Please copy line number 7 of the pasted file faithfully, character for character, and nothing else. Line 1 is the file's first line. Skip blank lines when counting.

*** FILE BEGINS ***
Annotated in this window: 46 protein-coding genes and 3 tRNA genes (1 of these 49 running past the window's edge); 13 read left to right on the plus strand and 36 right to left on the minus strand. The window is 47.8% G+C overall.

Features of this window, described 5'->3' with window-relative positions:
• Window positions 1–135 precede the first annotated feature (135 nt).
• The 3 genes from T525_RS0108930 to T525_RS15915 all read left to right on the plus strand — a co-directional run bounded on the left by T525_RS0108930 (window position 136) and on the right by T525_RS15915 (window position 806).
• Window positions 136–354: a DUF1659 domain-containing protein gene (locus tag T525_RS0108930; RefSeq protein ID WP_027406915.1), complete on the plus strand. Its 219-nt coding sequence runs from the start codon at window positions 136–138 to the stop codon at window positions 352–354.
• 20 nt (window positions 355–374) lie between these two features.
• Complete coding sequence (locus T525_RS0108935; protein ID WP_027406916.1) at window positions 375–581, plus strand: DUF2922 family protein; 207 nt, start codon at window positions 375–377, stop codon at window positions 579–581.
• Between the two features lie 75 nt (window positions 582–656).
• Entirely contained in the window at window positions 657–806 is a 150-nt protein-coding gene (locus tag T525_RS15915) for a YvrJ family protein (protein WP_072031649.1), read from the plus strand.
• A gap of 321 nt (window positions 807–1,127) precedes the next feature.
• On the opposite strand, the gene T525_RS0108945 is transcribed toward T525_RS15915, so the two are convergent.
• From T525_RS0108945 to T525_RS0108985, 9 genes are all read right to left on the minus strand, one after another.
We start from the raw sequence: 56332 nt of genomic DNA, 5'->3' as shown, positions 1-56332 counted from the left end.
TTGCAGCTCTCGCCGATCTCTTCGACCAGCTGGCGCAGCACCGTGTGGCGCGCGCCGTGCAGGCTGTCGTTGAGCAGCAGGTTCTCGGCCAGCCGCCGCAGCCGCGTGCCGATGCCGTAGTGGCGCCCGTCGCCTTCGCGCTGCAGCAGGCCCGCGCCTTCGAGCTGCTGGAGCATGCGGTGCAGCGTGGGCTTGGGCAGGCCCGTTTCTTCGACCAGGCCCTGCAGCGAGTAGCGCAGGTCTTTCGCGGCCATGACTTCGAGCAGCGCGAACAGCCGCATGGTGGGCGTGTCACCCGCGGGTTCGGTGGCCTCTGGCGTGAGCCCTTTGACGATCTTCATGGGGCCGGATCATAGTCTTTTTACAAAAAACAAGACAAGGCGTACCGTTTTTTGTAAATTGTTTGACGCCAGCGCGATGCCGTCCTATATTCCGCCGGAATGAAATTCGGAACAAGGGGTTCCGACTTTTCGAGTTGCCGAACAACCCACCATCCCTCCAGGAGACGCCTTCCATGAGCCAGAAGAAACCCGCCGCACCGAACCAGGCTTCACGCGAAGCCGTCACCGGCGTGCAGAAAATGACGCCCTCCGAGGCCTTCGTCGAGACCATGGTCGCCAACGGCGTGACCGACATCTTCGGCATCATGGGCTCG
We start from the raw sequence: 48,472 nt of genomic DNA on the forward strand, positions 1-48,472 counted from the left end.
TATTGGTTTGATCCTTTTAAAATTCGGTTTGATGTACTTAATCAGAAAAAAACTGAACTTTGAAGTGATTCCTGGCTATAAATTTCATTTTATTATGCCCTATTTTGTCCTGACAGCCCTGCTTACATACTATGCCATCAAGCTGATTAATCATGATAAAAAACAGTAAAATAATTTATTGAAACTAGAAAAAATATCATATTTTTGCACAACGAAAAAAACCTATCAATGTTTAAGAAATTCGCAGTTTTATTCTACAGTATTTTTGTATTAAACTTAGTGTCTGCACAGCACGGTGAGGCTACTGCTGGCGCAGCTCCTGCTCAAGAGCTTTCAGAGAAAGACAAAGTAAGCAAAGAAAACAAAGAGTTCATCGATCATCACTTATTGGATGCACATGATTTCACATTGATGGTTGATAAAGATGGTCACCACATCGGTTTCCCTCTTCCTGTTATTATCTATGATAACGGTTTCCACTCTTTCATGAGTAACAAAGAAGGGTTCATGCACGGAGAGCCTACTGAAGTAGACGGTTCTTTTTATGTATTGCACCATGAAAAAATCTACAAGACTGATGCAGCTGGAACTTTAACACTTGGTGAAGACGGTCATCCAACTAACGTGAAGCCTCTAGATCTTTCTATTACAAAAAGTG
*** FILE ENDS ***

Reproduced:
• Complete coding sequence (locus T525_RS0108935; protein ID WP_027406916.1) at window positions 375–581, plus strand: DUF2922 family protein; 207 nt, start codon at window positions 375–377, stop codon at window positions 579–581.